How to right size your organization

Many companies faced layoffs during the past year as the economic downturn continued.

If your company was one of those, you may soon find yourself facing the other issue of deciding who or how many people to bring back.

The question “What is the right size for my organization to be?” is an important one – and sometimes a difficult one to answer.

The value of your company is directly affected by how productive your employees are – more productivity generally means more profitability. If you want to maximize value, you must right-size the organization.

Right-sizing means having the right number of the right people in the right jobs to accomplish your company’s goals and objectives. With that concept in mind,you should “Begin with the end in mind,” as business writer and consultant Stephen Covey would say.

Your company’s goals and objectives

The downturn may have drastically altered your company.

You may have repositioned yourself or changed product lines or markets to make it through the tough times. Now may be the time to think about what you want the company to be in the recovery.

Do you want to continue with the strategies you adopted last year and make them stronger, or do you believe the recovery offers you the chance to accomplish something totally different?

Define your goals in terms of customers, product or service lines, brand positioning, employee satisfaction and profitability. You’ll need to be clear on each of those to go to the next step.

The right jobs

What infrastructure does your company need to accomplish the goals you developed from the last step?

If you’ve decided new products are the wave of the future, you may need to beef up your research and development department.

If you think customer service will be the brand differentiator for your company, your service and sales department may need to change.

If speed to market is critical, your order, manufacturing and shipping processes may need to be expanded.

Flow chart what needs to happen to achieve your goals, and then break those processes into functional jobs that make sense. Use reasonable skill sets and maintain adequate controls.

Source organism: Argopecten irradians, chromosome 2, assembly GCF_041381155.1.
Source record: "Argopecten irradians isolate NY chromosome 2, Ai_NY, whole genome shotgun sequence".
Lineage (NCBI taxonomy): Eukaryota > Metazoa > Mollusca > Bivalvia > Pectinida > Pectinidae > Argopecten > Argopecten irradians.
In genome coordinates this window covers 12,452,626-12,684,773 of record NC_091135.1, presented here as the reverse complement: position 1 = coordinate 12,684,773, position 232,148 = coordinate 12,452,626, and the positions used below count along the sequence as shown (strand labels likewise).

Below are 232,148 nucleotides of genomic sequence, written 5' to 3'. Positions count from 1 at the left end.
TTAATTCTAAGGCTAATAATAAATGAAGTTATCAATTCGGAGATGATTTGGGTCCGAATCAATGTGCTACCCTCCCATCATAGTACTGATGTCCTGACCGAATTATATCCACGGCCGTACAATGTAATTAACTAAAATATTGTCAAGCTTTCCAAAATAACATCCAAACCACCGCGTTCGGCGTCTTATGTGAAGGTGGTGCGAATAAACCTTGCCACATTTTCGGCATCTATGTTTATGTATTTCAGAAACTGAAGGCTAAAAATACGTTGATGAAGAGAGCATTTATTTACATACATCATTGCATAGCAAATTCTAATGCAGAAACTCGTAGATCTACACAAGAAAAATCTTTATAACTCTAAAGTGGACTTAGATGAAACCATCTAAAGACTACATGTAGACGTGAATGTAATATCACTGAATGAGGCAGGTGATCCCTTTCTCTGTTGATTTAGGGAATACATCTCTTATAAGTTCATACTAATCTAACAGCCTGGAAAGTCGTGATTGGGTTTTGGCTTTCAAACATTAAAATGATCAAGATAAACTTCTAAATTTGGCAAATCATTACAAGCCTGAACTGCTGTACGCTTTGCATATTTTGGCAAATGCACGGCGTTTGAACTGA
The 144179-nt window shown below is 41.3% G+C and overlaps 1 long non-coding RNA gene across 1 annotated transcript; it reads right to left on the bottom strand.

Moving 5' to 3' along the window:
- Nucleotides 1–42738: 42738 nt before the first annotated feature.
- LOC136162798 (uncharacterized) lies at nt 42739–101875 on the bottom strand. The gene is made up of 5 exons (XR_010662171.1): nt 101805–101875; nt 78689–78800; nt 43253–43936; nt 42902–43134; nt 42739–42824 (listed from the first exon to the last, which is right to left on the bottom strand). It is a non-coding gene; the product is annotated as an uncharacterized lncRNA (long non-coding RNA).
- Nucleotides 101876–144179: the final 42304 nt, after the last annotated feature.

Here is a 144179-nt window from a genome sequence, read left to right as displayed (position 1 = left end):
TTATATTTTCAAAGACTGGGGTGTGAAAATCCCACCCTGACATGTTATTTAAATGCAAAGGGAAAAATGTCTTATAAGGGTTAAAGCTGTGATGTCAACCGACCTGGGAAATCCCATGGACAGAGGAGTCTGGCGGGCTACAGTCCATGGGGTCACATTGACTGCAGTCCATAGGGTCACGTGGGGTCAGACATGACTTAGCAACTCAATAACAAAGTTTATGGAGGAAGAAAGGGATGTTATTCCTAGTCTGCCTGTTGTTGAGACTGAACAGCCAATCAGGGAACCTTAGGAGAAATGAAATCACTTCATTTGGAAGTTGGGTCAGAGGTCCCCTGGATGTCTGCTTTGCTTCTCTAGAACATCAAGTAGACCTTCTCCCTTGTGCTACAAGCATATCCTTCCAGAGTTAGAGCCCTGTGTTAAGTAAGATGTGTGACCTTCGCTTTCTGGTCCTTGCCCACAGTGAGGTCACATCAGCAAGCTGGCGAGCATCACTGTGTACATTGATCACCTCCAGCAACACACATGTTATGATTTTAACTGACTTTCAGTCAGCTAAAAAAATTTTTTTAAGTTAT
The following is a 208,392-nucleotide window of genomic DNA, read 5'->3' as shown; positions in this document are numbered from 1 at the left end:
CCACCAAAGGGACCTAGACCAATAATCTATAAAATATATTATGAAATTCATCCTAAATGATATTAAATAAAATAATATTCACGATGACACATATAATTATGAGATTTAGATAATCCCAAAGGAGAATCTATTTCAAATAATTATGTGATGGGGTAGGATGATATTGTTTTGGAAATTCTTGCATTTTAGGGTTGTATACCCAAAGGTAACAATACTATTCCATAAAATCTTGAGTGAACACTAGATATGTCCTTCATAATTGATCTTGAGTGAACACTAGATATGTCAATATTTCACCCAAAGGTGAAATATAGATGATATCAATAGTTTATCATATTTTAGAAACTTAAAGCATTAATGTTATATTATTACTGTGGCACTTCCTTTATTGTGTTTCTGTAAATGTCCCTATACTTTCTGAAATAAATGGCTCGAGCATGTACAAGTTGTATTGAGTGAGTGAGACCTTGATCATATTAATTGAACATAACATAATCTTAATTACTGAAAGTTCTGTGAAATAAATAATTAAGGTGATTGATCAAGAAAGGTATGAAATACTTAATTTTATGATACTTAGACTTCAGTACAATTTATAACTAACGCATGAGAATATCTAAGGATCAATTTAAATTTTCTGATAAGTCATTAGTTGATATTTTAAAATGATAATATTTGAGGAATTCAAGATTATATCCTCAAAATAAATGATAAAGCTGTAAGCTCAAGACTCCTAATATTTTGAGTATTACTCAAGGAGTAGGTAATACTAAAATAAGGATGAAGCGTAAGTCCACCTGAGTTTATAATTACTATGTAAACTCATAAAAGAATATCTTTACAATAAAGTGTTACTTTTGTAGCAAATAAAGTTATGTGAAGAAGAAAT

Research best practices in your industry to see how each job can be done most efficiently, and plan jobs to take advantage of those ideas.

The right people

Once you’ve defined the jobs that need to be done, you need to give some thought to the kind of people who could best accomplish those jobs.

What skills, education and experience would they have? What temperament or behavior style would make them best suited to that type of work? How will you screen potential employees to see if they fit what you need?

In other words, will you know a good fit when you see it? Get your selection process in place so that you can put the right people into the right jobs. This applies to your current employees and any new ones you’ll bring on. You want to plug people in where they can best succeed, not set them up to fail.

The right number of people

This may be the toughest question of all. How many customer service reps do you need to handle 500 customers? How many billing clerks do you need? How many salespeople will it take to reach your goals?

Determining the answer isn’t purely scientific, but some data can be used to help you with these decisions. You can find that data in a number of places including your own historical records.

For instance, by using your accounting and payroll records, you can determine how many man hours you spent to produce a certain outcome (invoices produced per clerk, clients brought in per salesperson, etc.)

You can also pull information from your trade association on many of these data points. Check the association’s website or call to ask if the association compiles such information and if you can gain access to it.

As always, you must use a little common sense. Your company isn’t just like anyone else’s, and your way of doing things may require fewer or more people as a result. But using this information can help you get a ballpark read on your staffing plan.

 
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